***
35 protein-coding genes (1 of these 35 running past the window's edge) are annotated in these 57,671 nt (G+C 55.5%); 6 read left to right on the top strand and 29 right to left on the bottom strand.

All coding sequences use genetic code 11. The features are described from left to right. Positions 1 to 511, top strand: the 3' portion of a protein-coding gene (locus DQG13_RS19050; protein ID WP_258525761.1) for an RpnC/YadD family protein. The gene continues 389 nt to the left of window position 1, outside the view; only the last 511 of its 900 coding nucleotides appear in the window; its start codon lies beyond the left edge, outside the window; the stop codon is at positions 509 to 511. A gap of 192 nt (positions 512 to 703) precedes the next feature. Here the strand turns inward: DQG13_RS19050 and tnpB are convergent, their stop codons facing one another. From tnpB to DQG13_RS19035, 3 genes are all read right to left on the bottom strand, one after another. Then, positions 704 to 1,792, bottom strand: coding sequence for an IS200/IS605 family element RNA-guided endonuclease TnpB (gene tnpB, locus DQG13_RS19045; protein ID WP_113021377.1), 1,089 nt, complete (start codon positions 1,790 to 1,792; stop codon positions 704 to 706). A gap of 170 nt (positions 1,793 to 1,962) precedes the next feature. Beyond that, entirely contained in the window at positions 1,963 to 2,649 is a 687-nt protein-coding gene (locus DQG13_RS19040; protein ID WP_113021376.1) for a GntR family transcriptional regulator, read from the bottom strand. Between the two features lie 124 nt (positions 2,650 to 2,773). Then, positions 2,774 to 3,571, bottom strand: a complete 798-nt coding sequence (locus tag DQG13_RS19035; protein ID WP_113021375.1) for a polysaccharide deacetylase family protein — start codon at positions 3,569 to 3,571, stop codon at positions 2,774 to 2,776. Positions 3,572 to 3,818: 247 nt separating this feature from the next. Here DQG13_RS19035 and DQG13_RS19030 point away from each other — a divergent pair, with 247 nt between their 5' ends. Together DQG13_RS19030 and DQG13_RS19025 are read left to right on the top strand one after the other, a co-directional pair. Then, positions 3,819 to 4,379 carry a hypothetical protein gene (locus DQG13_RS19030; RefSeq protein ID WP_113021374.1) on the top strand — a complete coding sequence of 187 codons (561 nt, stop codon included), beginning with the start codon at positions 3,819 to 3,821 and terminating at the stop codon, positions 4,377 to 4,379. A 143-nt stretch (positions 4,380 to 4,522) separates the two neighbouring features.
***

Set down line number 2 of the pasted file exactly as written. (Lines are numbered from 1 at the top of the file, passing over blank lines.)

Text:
All coding sequences use genetic code 11. The features are described from left to right. Positions 1 to 511, top strand: the 3' portion of a protein-coding gene (locus DQG13_RS19050; protein ID WP_258525761.1) for an RpnC/YadD family protein. The gene continues 389 nt to the left of window position 1, outside the view; only the last 511 of its 900 coding nucleotides appear in the window; its start codon lies beyond the left edge, outside the window; the stop codon is at positions 509 to 511. A gap of 192 nt (positions 512 to 703) precedes the next feature. Here the strand turns inward: DQG13_RS19050 and tnpB are convergent, their stop codons facing one another. From tnpB to DQG13_RS19035, 3 genes are all read right to left on the bottom strand, one after another. Then, positions 704 to 1,792, bottom strand: coding sequence for an IS200/IS605 family element RNA-guided endonuclease TnpB (gene tnpB, locus DQG13_RS19045; protein ID WP_113021377.1), 1,089 nt, complete (start codon positions 1,790 to 1,792; stop codon positions 704 to 706). A gap of 170 nt (positions 1,793 to 1,962) precedes the next feature. Beyond that, entirely contained in the window at positions 1,963 to 2,649 is a 687-nt protein-coding gene (locus DQG13_RS19040; protein ID WP_113021376.1) for a GntR family transcriptional regulator, read from the bottom strand. Between the two features lie 124 nt (positions 2,650 to 2,773). Then, positions 2,774 to 3,571, bottom strand: a complete 798-nt coding sequence (locus tag DQG13_RS19035; protein ID WP_113021375.1) for a polysaccharide deacetylase family protein — start codon at positions 3,569 to 3,571, stop codon at positions 2,774 to 2,776. Positions 3,572 to 3,818: 247 nt separating this feature from the next. Here DQG13_RS19035 and DQG13_RS19030 point away from each other — a divergent pair, with 247 nt between their 5' ends. Together DQG13_RS19030 and DQG13_RS19025 are read left to right on the top strand one after the other, a co-directional pair. Then, positions 3,819 to 4,379 carry a hypothetical protein gene (locus DQG13_RS19030; RefSeq protein ID WP_113021374.1) on the top strand — a complete coding sequence of 187 codons (561 nt, stop codon included), beginning with the start codon at positions 3,819 to 3,821 and terminating at the stop codon, positions 4,377 to 4,379. A 143-nt stretch (positions 4,380 to 4,522) separates the two neighbouring features.